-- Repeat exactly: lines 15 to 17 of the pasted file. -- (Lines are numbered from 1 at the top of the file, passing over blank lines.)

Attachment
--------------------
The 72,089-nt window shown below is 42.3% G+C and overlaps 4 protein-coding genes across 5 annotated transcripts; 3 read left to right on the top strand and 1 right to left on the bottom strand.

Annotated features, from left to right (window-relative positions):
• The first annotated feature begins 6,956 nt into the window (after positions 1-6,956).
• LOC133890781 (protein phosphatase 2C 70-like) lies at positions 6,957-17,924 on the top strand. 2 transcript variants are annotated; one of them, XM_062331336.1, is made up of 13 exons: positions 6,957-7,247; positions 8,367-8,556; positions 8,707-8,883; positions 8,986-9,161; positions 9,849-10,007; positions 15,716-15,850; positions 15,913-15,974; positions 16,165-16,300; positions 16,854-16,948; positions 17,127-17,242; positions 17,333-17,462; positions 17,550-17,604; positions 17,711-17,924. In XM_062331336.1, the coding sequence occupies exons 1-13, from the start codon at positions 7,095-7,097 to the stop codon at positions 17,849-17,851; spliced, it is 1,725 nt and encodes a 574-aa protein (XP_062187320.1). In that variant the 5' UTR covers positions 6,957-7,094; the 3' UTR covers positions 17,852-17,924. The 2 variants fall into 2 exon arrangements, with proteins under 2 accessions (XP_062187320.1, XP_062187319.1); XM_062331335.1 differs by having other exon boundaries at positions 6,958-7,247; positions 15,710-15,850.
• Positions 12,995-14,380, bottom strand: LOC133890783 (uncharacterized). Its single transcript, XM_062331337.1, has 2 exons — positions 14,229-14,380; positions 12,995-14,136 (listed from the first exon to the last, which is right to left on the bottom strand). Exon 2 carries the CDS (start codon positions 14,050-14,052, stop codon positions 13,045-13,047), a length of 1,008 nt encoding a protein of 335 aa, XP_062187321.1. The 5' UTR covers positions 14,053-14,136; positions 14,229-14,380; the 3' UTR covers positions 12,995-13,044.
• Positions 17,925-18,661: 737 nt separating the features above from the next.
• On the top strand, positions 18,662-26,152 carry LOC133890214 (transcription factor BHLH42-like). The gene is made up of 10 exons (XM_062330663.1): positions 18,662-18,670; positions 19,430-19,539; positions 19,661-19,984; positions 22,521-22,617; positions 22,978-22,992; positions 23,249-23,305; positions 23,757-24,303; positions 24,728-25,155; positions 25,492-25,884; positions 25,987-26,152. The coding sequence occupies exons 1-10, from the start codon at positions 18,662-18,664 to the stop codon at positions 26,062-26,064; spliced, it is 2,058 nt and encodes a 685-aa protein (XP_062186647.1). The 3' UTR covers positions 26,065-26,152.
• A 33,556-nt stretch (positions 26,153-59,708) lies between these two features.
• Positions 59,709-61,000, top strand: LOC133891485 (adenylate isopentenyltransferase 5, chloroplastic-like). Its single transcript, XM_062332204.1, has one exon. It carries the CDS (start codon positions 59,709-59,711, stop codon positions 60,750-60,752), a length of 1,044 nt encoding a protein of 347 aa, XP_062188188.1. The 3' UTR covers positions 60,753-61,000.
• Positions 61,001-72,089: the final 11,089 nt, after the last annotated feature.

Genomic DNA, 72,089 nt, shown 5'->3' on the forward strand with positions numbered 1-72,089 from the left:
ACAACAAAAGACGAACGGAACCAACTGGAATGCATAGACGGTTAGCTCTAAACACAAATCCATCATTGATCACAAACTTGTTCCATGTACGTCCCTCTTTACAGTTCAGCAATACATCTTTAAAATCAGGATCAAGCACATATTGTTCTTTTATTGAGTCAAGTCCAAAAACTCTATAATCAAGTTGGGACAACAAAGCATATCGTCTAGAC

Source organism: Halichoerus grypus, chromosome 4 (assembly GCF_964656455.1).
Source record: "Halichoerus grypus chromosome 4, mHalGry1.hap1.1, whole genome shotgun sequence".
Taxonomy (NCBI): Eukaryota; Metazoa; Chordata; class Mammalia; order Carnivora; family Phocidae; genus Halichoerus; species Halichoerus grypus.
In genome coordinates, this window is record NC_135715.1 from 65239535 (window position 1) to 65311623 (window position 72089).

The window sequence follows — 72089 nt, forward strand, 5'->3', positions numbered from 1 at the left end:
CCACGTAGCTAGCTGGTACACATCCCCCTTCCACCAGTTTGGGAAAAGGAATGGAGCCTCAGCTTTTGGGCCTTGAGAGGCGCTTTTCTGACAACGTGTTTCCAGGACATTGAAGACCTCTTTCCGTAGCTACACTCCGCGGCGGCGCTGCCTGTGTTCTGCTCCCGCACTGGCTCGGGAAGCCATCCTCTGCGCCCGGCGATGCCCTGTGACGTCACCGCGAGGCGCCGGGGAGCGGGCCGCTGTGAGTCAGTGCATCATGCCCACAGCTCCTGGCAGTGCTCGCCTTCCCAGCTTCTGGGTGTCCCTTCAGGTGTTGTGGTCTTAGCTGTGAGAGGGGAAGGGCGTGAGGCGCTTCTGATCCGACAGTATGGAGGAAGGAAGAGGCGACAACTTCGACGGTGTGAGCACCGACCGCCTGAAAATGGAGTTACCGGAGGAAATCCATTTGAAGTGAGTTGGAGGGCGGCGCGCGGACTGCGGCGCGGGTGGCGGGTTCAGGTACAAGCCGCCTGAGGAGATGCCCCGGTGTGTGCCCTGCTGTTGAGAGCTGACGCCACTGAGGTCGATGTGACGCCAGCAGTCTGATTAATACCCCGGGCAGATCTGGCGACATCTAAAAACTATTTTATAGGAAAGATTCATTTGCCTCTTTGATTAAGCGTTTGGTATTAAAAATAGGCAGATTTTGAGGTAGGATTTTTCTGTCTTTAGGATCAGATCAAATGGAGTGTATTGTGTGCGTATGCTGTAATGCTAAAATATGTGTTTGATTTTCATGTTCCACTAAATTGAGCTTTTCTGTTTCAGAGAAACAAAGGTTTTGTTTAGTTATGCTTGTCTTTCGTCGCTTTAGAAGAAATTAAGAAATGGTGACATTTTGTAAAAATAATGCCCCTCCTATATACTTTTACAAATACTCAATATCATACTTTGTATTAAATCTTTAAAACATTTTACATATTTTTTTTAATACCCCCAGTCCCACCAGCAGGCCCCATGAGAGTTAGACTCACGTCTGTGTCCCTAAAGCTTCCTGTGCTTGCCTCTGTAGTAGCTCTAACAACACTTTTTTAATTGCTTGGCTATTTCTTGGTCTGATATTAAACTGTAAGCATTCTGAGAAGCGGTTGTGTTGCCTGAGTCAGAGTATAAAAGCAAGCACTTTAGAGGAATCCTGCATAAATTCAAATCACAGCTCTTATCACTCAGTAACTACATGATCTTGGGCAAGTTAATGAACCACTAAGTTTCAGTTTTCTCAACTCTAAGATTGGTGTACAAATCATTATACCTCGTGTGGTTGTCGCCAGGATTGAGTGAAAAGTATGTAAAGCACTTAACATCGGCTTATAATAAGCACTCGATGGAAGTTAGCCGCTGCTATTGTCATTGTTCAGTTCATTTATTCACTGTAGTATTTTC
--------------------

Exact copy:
Taxonomy (NCBI): Eukaryota; Metazoa; Chordata; class Mammalia; order Carnivora; family Phocidae; genus Halichoerus; species Halichoerus grypus.
In genome coordinates, this window is record NC_135715.1 from 65239535 (window position 1) to 65311623 (window position 72089).

The window sequence follows — 72089 nt, forward strand, 5'->3', positions numbered from 1 at the left end: